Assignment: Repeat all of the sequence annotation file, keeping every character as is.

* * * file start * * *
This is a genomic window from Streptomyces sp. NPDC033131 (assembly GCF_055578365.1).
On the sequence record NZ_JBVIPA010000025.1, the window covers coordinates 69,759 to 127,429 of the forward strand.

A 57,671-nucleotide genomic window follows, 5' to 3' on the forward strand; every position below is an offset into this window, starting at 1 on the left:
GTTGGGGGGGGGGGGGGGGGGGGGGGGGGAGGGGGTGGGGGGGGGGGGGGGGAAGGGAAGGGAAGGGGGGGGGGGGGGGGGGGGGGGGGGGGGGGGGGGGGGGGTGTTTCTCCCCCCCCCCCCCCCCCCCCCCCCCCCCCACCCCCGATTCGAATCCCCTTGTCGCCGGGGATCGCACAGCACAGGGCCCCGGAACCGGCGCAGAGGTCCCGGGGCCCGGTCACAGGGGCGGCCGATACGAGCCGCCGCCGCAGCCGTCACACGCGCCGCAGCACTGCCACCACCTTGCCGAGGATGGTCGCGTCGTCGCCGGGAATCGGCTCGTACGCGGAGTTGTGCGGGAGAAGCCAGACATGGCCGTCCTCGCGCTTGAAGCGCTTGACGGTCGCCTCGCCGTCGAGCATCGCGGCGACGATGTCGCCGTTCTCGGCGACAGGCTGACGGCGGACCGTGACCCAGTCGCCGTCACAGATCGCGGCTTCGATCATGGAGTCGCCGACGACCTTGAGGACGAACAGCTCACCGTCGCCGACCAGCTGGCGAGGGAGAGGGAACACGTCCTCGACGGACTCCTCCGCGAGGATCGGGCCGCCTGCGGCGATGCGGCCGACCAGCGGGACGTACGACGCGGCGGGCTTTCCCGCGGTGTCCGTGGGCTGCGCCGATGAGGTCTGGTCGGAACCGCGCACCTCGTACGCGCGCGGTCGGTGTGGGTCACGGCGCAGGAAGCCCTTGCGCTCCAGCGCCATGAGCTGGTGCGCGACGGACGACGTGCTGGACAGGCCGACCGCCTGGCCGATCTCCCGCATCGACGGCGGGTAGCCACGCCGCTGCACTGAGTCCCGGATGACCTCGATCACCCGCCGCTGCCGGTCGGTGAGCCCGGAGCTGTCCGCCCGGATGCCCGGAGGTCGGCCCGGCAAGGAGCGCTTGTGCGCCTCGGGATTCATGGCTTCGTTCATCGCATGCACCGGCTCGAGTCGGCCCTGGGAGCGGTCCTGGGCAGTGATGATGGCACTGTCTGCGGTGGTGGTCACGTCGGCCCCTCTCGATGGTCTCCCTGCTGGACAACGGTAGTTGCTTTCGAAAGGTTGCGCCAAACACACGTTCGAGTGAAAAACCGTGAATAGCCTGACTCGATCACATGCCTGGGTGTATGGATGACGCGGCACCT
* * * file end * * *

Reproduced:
This is a genomic window from Streptomyces sp. NPDC033131 (assembly GCF_055578365.1).
On the sequence record NZ_JBVIPA010000025.1, the window covers coordinates 69,759 to 127,429 of the forward strand.

A 57,671-nucleotide genomic window follows, 5' to 3' on the forward strand; every position below is an offset into this window, starting at 1 on the left:
GTTGGGGGGGGGGGGGGGGGGGGGGGGGGAGGGGGTGGGGGGGGGGGGGGGGAAGGGAAGGGAAGGGGGGGGGGGGGGGGGGGGGGGGGGGGGGGGGGGGGGGGTGTTTCTCCCCCCCCCCCCCCCCCCCCCCCCCCCCCACCCCCGATTCGAATCCCCTTGTCGCCGGGGATCGCACAGCACAGGGCCCCGGAACCGGCGCAGAGGTCCCGGGGCCCGGTCACAGGGGCGGCCGATACGAGCCGCCGCCGCAGCCGTCACACGCGCCGCAGCACTGCCACCACCTTGCCGAGGATGGTCGCGTCGTCGCCGGGAATCGGCTCGTACGCGGAGTTGTGCGGGAGAAGCCAGACATGGCCGTCCTCGCGCTTGAAGCGCTTGACGGTCGCCTCGCCGTCGAGCATCGCGGCGACGATGTCGCCGTTCTCGGCGACAGGCTGACGGCGGACCGTGACCCAGTCGCCGTCACAGATCGCGGCTTCGATCATGGAGTCGCCGACGACCTTGAGGACGAACAGCTCACCGTCGCCGACCAGCTGGCGAGGGAGAGGGAACACGTCCTCGACGGACTCCTCCGCGAGGATCGGGCCGCCTGCGGCGATGCGGCCGACCAGCGGGACGTACGACGCGGCGGGCTTTCCCGCGGTGTCCGTGGGCTGCGCCGATGAGGTCTGGTCGGAACCGCGCACCTCGTACGCGCGCGGTCGGTGTGGGTCACGGCGCAGGAAGCCCTTGCGCTCCAGCGCCATGAGCTGGTGCGCGACGGACGACGTGCTGGACAGGCCGACCGCCTGGCCGATCTCCCGCATCGACGGCGGGTAGCCACGCCGCTGCACTGAGTCCCGGATGACCTCGATCACCCGCCGCTGCCGGTCGGTGAGCCCGGAGCTGTCCGCCCGGATGCCCGGAGGTCGGCCCGGCAAGGAGCGCTTGTGCGCCTCGGGATTCATGGCTTCGTTCATCGCATGCACCGGCTCGAGTCGGCCCTGGGAGCGGTCCTGGGCAGTGATGATGGCACTGTCTGCGGTGGTGGTCACGTCGGCCCCTCTCGATGGTCTCCCTGCTGGACAACGGTAGTTGCTTTCGAAAGGTTGCGCCAAACACACGTTCGAGTGAAAAACCGTGAATAGCCTGACTCGATCACATGCCTGGGTGTATGGATGACGCGGCACCT